Current account balance
In December 2012, the current account balance showed a deficit of €534 million, down by 1.6 billion year-on-year.
The trade deficit narrowed by €984 million, as a result of a €627 million decrease in the trade deficit excluding oil and ships, as well as declines of €214 million and €143 million in the net oil import bill and net payments for purchases of ships, respectively. The trade deficit excluding oil and ships shrank due to the reduced import bill by €418 million or 18.9% and the rise in export receipts by €209 million or 19.3%.
The surplus of the services balance narrowed by €163 million primarily due to lower net transport receipts and, secondarily, to a deficit of the “other” services balance, compared to a small surplus in December 2011. By contrast, the deficit of the travel services balance was lower year-on-year. In more detail, compared with December 2011, travel spending in Greece by non-residents declined by 5.0%, while travel spending abroad by residents fell by 10.1%; as a result, net payments for travel services came to €25 million, compared to €36 million in December 2011. In the same month, non-residents’ arrivals decreased by 4.2%, according to data from the Bank of Greece’s border survey. Gross transport receipts (chiefly from merchant shipping) fell by 16.3% and the corresponding payments dropped by 10.7%, resulting in a €137 million decline in net receipts.
The income account showed a deficit of €33 million, compared with a deficit of €1,017 million in December 2011, reflecting the €968 million year-on-year drop in net payments for interest, dividends and profits. This development mainly reflects a €466 million decrease in net interest payments on Greek government bonds held by non-residents following the PSI, and also lower net interest payments on deposits and loans by €466 million. At the same time, there were net receipts from dividends and profits amounting to €2 million, compared to net payments of €15 million in December 2011.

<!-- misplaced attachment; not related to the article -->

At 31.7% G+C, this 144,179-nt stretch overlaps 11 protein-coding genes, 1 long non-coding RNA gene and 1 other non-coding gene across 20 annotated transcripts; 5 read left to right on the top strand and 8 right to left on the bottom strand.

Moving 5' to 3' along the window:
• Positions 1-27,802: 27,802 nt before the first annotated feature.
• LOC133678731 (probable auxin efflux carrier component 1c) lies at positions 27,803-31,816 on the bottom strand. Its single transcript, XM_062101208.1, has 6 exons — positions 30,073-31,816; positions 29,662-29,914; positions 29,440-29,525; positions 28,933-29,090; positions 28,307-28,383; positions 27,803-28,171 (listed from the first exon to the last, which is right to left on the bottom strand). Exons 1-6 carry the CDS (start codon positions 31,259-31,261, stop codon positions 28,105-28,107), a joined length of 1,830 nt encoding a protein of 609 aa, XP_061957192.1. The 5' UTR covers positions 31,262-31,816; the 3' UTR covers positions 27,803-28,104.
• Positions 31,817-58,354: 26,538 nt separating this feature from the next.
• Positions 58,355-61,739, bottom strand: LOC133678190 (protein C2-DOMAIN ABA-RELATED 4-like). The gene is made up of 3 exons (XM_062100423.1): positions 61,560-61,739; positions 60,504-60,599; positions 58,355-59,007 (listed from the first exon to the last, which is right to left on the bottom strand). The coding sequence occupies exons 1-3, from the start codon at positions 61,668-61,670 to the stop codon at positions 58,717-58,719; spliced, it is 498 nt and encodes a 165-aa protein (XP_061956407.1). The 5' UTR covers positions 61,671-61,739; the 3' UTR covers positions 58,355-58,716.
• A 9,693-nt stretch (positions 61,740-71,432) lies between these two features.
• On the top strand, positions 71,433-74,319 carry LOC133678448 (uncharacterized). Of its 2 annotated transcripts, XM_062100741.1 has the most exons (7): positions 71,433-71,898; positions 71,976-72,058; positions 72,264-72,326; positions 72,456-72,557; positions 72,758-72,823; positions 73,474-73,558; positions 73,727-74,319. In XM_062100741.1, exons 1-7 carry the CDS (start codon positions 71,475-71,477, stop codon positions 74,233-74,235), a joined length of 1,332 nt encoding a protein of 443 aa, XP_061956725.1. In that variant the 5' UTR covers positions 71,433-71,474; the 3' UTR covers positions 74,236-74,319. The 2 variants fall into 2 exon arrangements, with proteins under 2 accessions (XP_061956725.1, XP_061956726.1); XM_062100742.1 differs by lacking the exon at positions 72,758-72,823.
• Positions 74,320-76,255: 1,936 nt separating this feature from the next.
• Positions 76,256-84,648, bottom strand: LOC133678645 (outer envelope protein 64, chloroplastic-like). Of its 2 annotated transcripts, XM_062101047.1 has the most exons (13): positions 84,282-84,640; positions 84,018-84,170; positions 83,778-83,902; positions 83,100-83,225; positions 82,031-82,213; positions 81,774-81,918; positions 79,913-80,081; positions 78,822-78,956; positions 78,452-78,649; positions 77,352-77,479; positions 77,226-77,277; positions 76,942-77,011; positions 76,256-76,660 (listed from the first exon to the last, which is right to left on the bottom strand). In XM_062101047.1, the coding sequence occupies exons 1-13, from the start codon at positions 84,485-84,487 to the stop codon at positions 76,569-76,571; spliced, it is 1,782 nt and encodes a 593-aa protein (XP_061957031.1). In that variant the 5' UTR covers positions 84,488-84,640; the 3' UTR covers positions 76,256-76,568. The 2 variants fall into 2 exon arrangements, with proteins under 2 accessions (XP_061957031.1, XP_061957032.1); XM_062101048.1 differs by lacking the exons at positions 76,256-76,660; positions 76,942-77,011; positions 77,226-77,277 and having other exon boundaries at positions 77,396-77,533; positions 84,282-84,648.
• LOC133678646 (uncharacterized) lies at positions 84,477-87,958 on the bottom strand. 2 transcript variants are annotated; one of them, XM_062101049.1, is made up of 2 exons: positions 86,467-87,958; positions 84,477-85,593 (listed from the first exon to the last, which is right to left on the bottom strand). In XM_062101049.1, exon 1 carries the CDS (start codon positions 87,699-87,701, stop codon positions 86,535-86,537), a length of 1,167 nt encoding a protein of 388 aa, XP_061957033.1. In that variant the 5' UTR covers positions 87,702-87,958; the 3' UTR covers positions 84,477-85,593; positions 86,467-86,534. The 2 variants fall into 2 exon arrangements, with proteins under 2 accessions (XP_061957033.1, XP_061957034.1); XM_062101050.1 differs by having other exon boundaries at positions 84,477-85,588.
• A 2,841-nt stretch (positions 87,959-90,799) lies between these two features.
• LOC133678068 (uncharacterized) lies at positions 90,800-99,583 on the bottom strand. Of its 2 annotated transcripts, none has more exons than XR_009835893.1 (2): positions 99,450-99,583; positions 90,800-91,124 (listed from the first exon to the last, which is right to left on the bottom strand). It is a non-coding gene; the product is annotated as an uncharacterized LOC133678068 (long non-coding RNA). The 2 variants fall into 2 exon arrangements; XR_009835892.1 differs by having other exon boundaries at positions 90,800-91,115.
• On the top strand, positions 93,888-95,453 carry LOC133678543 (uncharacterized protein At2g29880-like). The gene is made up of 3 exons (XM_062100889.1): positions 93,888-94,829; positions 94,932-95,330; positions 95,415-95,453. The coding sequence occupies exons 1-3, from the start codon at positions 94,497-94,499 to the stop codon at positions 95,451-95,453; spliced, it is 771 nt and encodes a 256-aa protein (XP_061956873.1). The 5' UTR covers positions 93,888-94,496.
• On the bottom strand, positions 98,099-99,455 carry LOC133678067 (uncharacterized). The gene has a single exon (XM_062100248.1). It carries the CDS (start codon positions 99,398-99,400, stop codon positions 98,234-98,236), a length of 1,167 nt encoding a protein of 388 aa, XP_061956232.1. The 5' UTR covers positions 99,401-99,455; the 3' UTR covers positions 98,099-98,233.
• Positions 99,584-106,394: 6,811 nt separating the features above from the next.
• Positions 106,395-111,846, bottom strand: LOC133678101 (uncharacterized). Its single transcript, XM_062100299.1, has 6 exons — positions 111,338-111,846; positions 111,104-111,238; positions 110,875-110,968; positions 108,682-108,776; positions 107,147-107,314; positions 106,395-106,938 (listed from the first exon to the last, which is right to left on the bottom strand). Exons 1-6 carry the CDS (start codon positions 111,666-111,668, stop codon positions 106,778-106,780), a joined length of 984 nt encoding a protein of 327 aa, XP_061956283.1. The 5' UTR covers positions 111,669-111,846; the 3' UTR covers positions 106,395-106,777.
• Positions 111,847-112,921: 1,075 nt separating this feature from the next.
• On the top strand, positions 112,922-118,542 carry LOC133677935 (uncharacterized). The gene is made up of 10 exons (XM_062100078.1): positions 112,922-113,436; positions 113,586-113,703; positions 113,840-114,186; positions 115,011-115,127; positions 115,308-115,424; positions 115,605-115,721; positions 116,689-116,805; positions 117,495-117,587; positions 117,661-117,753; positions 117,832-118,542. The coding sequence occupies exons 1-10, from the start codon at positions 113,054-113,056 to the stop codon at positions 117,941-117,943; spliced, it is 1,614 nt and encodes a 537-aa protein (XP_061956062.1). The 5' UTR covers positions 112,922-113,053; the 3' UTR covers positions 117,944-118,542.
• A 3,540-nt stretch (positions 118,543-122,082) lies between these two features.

Finally, the current transfers surplus came to €28 million, compared to €223 million in December 2011, reflecting decreases of €187 million and €8.5 million in general government net transfer receipts (chiefly from the EU) and receipts of “other sectors” (mainly emigrants’ remittances), respectively. (It should be recalled that gross current transfers from the EU mainly include receipts from the European Agricultural Guidance and Guarantee Fund (EAGGF), as well as receipts from the European Social Fund, while current transfers to the EU include Greece’s contributions (payments) to the Community Budget.)